Chapter I - General plan

Preface Contents Chapter 2

The plan of the recent excavations in the vicinity of the Forum is given for the purpose of adding to the map of the city, published in the year 1821, a portion which is requisite for the better connexion of the two original excavations of the theatres and the Gate of Naples. It will be observed, that the forms of the chalcidicum, the Temple of Mercury, and the adjoining edifice were known in the year 1819, when the general plan given in the second edition of the Pompeiana was published ; but that a great deficiency then existed between the chalcidicum and the house of Pansa, where the excavations had not been extensive.

Since that period, the whole of the great street connecting the Forum with the theatres has been cleared, and, as it was necessary to apply to it some name by which it might be recognized, it has received, among the custodi, the name of Strada dei Mercanti.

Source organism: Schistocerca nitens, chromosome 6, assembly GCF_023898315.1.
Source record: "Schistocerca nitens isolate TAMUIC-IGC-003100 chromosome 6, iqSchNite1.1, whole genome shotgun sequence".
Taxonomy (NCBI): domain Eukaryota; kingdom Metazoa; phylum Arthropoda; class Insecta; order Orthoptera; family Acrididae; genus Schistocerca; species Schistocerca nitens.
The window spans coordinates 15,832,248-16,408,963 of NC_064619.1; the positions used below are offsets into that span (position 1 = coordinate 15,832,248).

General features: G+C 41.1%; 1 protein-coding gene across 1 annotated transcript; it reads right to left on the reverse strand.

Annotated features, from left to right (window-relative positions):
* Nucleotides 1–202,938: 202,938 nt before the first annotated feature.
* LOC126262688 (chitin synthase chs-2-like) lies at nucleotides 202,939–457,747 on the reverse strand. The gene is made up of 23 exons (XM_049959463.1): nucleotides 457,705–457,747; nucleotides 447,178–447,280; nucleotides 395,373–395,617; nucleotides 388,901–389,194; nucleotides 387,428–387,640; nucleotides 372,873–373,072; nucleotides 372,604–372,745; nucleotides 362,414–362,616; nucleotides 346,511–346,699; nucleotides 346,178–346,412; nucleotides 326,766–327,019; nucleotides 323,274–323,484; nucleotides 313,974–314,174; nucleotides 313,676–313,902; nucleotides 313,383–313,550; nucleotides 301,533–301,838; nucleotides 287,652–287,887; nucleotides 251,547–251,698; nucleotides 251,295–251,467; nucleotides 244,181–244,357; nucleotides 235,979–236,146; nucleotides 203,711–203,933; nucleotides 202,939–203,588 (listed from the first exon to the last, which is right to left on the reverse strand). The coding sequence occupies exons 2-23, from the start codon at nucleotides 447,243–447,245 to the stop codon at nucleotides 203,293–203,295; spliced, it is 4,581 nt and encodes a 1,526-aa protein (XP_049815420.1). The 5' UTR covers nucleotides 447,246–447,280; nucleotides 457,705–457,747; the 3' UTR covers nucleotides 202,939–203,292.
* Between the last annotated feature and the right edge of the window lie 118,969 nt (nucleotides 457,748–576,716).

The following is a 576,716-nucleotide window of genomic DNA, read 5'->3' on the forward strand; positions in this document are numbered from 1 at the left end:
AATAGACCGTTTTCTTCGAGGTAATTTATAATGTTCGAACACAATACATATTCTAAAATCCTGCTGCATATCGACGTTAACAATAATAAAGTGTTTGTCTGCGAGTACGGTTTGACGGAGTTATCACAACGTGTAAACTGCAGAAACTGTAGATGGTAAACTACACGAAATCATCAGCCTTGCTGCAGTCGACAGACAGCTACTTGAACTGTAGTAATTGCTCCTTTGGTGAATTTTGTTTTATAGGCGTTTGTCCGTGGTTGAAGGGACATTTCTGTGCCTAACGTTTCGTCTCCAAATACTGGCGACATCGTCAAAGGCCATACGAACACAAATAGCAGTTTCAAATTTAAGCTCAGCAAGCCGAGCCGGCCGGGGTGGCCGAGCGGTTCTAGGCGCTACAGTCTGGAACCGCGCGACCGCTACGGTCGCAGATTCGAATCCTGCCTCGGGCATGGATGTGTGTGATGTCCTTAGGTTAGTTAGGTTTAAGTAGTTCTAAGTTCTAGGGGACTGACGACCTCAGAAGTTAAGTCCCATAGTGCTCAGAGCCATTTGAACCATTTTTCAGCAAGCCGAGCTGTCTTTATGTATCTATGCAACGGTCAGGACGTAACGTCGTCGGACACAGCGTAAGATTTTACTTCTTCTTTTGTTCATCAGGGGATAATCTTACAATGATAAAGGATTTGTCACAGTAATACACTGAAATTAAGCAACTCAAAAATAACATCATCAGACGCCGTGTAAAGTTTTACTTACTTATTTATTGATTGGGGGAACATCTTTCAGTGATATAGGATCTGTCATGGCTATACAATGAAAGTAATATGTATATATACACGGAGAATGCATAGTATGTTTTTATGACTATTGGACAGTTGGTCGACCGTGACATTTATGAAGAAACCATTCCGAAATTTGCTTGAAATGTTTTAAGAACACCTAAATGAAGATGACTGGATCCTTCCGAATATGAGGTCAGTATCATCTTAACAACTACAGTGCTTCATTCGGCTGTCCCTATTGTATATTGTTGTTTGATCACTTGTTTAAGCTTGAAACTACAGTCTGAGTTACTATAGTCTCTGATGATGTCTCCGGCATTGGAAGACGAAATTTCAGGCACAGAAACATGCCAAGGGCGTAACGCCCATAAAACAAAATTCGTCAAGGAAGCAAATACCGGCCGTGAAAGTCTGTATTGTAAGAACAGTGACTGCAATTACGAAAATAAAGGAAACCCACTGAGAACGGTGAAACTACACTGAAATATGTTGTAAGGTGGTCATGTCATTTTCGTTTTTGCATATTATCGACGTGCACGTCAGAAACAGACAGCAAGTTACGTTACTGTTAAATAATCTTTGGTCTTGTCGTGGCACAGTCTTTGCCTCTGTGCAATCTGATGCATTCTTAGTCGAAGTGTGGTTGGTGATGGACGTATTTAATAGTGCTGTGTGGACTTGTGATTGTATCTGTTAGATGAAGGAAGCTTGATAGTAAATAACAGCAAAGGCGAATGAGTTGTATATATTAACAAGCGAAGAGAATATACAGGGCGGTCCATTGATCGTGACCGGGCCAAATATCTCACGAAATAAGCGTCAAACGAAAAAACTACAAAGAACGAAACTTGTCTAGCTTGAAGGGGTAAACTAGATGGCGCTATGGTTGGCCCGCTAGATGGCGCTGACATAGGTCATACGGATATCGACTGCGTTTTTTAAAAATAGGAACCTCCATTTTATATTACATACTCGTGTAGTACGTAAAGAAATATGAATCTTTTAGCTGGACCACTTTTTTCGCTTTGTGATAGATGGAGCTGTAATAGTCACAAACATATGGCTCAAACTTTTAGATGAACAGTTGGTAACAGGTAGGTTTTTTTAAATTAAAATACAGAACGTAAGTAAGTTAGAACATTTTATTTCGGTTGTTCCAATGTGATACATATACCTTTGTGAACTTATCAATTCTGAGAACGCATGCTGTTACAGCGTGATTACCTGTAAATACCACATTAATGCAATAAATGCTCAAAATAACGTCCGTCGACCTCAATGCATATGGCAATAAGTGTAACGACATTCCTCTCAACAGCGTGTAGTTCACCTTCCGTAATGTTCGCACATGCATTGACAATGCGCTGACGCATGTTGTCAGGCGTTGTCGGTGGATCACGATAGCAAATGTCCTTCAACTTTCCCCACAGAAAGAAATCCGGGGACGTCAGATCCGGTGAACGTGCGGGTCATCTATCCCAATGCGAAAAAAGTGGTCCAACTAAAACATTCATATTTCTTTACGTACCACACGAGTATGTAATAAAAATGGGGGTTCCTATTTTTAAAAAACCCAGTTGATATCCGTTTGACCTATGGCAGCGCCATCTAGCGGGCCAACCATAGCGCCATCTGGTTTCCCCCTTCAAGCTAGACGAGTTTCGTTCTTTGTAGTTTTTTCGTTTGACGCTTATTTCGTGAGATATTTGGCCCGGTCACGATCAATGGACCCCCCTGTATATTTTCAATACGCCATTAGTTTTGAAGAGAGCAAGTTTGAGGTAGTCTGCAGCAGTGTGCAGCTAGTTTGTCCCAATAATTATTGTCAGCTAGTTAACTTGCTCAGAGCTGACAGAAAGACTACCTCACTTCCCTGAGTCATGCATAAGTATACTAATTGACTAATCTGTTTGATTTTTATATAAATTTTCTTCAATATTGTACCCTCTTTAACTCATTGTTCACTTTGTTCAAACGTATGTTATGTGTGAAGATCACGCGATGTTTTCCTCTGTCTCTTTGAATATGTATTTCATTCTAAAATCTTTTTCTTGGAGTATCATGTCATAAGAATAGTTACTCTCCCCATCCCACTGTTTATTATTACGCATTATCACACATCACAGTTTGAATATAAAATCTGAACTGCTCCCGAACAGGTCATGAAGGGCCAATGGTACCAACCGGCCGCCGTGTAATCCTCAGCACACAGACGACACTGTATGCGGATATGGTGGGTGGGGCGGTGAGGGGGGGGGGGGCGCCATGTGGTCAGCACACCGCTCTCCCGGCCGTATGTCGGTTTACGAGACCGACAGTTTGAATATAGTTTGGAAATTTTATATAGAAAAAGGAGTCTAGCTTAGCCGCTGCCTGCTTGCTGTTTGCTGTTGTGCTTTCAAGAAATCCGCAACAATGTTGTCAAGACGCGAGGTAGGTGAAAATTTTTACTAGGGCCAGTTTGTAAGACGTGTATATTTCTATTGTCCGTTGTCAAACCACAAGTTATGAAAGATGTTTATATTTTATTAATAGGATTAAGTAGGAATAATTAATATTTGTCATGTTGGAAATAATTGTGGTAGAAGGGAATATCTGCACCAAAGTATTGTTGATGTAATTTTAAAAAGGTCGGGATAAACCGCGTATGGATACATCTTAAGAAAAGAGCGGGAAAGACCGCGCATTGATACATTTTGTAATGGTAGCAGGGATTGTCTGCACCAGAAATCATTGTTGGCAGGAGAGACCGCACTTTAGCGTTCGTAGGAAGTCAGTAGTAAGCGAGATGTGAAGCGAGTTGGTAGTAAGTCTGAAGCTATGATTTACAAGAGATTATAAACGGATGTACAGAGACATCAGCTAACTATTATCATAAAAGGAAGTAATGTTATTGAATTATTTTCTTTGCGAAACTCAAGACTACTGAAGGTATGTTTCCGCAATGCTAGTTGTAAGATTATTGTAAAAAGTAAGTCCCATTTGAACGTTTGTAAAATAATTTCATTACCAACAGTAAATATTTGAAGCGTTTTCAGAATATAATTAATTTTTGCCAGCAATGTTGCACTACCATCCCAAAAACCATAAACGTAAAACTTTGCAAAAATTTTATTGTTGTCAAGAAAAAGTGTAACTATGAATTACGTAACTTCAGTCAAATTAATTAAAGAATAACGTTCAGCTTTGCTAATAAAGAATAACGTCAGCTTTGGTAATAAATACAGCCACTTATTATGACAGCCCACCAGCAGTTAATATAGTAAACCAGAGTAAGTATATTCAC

It would appear, by certain impediments, or stepping-stones, as well as two steps placed in this street toward the Forum, that carriages were denied access, on this side, to that place of public resort. The same difficulties exist in the street issuing from the south end of the Forum, and in that on the West ; and, though the blocks which oppose the passage have been considered only as stepping-stones to be used in the rainy season, it seems clear, from their magnitude, that they also served to prohibit the passage of wheeled carriages.